The (Not‑Too‑Distant) Future of Kids’ Clothes
Clothing that integrates digital technology isn’t new — we’ve been seeing it on professional athletic pitches and at Olympic competitions for years. But what is new is how accessible these smart clothes are now, and how everything from medicine to aeronautical engineering to digital tech is changing what we know as kids’ clothes.
Baby clothes that can treat birth complications
Baby clothes with sensors that track vital signs have been around for a while — but baby clothes that can treat common birth complications? That’s new.
What if you could treat your baby’s jaundice at home, instead of leaving them at the hospital to lie alone, naked, and with their eyes covered for protection in the incubators? That’s the question researchers at Empa, a Swiss materials science and technology institute, have asked and now answered, developing an illuminated material that can be made into baby clothes — pajamas, rompers or sleep sacks — that irradiate the toxic decomposition products of the blood pigment hemoglobin deposited in the skin of babies with jaundice.
To do this, the team created textiles with optically conductive fibers woven into them. Battery-operated LEDs serve as a light source for the light-conducting threads, which are woven with conventional thread into a satin material that distributes the light supply evenly throughout the fabric, according to the team’s report in trade journal Biomedical Optics Express. The material radiates blue light inward, eliminating the need for eye masks to protect a baby’s sensitive eyes.
“The photonic textiles are washable and tolerated well by the skin,” said Maike Quandt, lead author of the team’s report, adding that the the illuminated fabrics are suitable for everyday wear. “The satin fabric is smooth and matches the wearing comfort of a typical baby onesie.”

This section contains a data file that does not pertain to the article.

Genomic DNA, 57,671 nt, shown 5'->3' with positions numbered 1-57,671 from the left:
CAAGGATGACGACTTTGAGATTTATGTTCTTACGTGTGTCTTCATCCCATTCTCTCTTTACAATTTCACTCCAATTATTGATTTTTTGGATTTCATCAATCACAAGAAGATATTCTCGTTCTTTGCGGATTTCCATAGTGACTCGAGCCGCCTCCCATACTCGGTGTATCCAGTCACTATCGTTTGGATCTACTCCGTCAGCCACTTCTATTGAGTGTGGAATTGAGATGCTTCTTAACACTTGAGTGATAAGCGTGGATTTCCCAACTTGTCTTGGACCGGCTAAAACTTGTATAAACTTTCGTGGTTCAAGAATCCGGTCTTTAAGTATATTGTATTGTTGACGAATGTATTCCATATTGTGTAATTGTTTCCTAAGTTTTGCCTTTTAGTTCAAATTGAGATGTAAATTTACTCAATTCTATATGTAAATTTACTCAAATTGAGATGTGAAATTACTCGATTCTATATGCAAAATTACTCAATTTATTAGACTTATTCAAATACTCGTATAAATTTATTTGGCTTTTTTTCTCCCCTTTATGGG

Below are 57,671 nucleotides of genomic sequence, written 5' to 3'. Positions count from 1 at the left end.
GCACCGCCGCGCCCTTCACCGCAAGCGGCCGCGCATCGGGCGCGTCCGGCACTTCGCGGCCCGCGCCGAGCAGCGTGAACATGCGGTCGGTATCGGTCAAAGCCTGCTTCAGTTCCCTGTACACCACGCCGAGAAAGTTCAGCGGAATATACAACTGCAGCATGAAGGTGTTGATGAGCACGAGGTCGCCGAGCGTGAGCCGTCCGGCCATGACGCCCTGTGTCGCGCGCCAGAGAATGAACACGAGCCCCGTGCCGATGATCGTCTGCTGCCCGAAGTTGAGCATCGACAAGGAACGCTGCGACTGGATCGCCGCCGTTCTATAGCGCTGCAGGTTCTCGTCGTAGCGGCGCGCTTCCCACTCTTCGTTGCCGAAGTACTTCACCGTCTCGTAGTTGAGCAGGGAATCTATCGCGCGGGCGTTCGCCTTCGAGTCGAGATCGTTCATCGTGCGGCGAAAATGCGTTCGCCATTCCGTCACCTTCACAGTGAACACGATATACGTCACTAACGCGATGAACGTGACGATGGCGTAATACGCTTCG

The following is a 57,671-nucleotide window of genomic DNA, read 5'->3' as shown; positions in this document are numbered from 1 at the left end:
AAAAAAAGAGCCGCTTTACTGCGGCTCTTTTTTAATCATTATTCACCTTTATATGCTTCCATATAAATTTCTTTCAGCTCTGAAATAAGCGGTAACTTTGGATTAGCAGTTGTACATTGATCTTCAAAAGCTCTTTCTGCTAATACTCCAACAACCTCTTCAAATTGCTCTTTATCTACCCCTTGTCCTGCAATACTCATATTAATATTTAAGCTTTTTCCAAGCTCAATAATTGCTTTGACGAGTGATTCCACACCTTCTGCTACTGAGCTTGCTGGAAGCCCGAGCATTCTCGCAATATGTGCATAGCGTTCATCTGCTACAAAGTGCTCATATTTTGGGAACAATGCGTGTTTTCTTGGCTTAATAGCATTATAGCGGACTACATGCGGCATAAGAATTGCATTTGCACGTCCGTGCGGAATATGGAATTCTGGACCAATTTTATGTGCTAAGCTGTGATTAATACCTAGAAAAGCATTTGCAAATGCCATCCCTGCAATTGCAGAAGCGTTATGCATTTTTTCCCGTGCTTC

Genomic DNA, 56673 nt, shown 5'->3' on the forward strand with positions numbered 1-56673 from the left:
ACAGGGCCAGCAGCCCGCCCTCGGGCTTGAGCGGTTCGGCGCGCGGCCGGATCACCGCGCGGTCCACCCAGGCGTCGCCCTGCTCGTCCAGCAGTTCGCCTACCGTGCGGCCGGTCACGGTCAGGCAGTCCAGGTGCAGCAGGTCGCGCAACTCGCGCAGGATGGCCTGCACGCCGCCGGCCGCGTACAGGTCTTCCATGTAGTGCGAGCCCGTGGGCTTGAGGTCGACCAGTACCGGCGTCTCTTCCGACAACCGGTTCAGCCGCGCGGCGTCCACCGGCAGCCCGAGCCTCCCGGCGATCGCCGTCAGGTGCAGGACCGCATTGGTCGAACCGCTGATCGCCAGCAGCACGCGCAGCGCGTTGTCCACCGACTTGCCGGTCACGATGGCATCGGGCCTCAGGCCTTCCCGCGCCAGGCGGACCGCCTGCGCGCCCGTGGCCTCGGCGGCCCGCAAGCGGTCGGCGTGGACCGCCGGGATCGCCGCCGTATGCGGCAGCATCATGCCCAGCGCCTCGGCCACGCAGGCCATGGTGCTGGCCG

Clothes that grow with kids
An aeronautical engineer, frustrated by the need to continuously buy new kids’ clothes for his niece and nephew, asked a different question: What if kids’ clothes could grow, too — expand as kids get taller? It led 24-year-old Ryan Yasin to design an award-winning, origami-inspired children’s clothing line. The clothing is made from a lightweight, machine-washable and recyclable fabric that has been intricately pleated to expand and accommodate growth from three months to three years.
His clothing “works by employing the so-called negative Poisson’s ratio, which Yasin studied while at London’s Imperial College,” according to The Guardian.
“When stretched, materials that have this ratio – known as auxetics – become thicker and can expand in two directions at the same time. … Yasin has captured auxetic properties in Petit Pli through the use of permanent pleating. The pleats move in both directions, either folding together or expanding, and allowing the garment to move with the child. Heat treatment fixes these properties permanently in place, even through the wash cycle; the garments are designed to be long-lasting and can fold down small enough to tuck in your pocket.”